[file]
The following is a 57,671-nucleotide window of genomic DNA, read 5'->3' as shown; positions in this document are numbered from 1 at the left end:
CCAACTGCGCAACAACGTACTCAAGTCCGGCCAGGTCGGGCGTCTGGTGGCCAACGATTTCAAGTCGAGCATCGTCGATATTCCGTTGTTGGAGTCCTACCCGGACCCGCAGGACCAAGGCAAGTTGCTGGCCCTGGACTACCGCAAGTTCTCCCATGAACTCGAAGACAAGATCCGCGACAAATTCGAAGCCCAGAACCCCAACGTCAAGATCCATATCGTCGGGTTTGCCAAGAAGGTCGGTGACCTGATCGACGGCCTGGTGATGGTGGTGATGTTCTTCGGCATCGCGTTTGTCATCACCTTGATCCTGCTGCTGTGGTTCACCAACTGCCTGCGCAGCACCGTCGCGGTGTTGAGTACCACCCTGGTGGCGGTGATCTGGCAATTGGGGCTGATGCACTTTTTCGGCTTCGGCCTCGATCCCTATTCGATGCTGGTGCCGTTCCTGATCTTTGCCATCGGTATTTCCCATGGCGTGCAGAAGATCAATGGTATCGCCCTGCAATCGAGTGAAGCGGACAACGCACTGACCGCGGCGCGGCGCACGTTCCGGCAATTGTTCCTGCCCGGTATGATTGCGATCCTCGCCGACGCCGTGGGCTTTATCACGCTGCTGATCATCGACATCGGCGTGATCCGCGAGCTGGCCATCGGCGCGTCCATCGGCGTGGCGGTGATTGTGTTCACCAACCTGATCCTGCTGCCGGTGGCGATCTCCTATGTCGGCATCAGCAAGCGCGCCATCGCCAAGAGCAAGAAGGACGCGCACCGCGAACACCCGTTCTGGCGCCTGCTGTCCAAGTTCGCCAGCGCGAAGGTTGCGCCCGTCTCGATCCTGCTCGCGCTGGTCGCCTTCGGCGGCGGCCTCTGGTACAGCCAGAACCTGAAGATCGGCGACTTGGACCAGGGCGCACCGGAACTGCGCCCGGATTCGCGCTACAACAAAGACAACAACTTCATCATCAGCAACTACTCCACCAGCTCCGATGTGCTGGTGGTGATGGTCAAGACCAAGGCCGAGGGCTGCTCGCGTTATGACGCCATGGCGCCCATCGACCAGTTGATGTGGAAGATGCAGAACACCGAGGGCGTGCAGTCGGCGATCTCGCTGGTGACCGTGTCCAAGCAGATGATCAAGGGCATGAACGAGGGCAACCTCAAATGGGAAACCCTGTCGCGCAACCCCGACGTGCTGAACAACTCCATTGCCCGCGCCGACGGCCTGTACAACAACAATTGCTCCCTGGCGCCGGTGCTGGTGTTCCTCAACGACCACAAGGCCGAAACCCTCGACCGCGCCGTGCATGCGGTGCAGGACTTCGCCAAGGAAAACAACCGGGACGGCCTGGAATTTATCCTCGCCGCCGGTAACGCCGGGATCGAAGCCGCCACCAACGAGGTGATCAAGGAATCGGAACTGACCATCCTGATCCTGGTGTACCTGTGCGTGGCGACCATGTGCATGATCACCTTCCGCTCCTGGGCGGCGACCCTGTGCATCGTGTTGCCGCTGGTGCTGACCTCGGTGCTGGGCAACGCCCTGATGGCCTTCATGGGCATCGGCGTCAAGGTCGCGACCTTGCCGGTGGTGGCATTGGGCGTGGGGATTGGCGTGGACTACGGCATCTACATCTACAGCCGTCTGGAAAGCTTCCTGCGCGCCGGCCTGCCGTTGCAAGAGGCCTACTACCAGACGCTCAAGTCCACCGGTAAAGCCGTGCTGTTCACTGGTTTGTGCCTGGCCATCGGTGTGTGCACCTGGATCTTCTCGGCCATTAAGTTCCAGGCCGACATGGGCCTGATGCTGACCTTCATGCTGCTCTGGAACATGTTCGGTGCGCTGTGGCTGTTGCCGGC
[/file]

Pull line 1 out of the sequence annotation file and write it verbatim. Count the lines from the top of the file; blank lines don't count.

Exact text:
The following is a 57,671-nucleotide window of genomic DNA, read 5'->3' as shown; positions in this document are numbered from 1 at the left end: